From the Rugby Advertiser Archives
100 years ago
September 17 1911
BAD language in Hillmorton: Peter Kelly, groom, Hillmorton was summoned by Sarah A Busby, married woman, Hillmorton, for using indecent language Hillmorton on July 31.
Mr Harold Eaden appeared for defendant and pleaded guilty. He said defendant bore an excellent character and been in regular work. On the day in question he undoubtedly had too much to drink, and took complainant for another person with whom he was not on the very best of terms. He confronted her and in doing so used several filthy words.
He found out the next day that he had used abusive language, and went to complainant’s house for the purpose of making an ample apology to her, but she declined to see him.
He asked the bench, having regard to his good character, to deal with the case in the most lenient way.
Complainant said Kelly used very indecent language indeed, and he knew who she was.
Defendant said he earned from 18s to £1 a week.
He was fined £1.
50 years ago
September 15 1961
JOHN Smith, a winder from Hillmorton, was summoned for being drunk and disorderly in Railway Terrace on Saturday night and for damaging a weighing machine belonging to James Smith, of Railway Terrace. The damage was put at £10.
PC Longcroft said he saw Brown staggering about the pavement. He saw him put his fist through the glass of a weighing machine outside the Carlton Hotel. He was shouting and waving his arms about and was taken to the police station. Brown was fined £2 for the drunkenness and £5 for the damage to the weighing machine. The total amount repayable after costs was £17, he was allowed to pay back £2 per week.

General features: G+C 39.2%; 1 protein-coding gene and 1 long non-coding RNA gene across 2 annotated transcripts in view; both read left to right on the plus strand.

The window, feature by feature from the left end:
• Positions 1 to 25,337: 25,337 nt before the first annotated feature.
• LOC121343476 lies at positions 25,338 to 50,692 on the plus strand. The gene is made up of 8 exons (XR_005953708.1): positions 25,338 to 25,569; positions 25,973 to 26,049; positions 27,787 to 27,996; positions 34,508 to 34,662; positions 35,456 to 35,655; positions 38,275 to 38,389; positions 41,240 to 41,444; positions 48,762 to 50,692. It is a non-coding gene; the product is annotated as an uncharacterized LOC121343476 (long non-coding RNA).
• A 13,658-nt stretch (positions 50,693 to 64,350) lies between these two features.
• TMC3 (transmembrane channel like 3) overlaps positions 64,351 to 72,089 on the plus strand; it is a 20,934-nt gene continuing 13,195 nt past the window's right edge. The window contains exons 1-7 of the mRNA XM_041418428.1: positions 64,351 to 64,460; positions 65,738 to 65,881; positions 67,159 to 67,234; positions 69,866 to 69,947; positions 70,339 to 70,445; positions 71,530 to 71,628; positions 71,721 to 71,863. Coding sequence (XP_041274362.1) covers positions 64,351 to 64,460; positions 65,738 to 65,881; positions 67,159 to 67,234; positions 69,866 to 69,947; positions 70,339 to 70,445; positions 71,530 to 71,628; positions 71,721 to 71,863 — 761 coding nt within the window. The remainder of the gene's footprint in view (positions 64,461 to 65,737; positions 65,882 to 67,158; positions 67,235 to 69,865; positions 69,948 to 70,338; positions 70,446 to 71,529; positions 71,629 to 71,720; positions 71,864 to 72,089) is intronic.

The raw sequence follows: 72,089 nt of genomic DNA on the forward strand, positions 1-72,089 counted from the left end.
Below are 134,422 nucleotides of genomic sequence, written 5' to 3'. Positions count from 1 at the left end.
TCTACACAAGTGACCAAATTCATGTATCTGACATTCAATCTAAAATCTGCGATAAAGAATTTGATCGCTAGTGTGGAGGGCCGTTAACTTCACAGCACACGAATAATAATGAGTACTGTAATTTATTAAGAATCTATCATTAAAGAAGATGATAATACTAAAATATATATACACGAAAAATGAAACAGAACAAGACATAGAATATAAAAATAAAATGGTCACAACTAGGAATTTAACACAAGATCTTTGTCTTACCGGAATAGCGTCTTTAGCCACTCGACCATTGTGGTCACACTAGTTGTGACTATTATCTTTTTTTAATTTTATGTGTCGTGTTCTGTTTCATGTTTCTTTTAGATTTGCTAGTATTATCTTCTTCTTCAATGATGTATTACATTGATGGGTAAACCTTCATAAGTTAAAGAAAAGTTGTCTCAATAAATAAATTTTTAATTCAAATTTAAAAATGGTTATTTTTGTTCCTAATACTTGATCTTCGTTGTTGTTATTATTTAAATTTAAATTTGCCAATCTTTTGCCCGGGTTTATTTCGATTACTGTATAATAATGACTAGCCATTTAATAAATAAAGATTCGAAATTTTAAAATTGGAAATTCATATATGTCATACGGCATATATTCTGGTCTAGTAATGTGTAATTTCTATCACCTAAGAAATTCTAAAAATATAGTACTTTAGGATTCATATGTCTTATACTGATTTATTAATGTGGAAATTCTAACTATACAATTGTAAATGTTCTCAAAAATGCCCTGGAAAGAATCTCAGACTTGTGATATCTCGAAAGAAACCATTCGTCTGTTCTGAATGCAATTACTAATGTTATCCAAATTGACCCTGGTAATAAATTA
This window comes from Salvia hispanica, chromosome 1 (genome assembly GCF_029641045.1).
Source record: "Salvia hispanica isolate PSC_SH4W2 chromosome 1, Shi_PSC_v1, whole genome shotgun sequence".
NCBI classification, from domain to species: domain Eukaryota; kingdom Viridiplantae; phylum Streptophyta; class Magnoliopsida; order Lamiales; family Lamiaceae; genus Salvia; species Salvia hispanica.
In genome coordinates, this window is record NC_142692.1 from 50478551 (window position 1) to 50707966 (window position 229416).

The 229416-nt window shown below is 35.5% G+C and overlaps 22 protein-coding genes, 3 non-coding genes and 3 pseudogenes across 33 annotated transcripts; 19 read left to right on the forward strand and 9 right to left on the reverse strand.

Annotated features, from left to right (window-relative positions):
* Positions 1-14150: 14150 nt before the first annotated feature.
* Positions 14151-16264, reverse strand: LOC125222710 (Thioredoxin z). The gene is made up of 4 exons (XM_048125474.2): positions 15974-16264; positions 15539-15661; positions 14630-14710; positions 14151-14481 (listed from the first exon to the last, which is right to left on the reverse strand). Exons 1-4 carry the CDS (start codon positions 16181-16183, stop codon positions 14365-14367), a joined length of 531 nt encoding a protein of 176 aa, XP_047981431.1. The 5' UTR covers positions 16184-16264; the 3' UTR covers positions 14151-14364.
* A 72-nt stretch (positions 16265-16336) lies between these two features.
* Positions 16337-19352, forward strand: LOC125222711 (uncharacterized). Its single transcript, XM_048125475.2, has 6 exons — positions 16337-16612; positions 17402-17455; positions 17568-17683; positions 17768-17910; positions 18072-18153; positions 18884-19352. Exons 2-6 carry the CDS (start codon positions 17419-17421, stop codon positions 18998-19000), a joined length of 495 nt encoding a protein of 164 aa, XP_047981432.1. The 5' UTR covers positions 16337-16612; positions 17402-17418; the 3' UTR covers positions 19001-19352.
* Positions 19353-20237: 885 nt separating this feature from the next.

John Smith, of Wordsworth Road, pleaded guilty to being drunk and disorderly after breaking a telephone box at the Kingsway shops. He was fined £4 10s and ordered to pay 30s for the damage.
PC Porter was called to the scnene by the Griffin pub. He said he saw Smith intoxicated and using foul and abusive language.
25 years ago
September 18 1986
A RUGBY man’s fight to protect Russian supplies against U-Boat attacks was honoured by the Soviet Union.
Former naval boy Arthur Stacey, then vice president of Newbold Rugby Club, accepted a commemorative medal at the Soviet Embassy in London by Russian ambassador Mr L.M. Vamyatin. He served on the 17th Destroyer Flotilla in the icy waters along the coasts of modern day Russia.
He told the Advertiser he was delighted the Soviet Union had recognised the contribution he and other British crewmen made to ensure food and munition supplies arrived safely.
He said: “It’s fantastic.
“This means everything to me because I was on one of the worst convoys during the war.”
He recalled one torpedo attack when many of the ship’s crew were injured.
He said: “We were so close to Germany once that there were many German U-Boat attacks. One torpedo struck, the ship went out of control and all our rockets went off.
“It was really frightening.”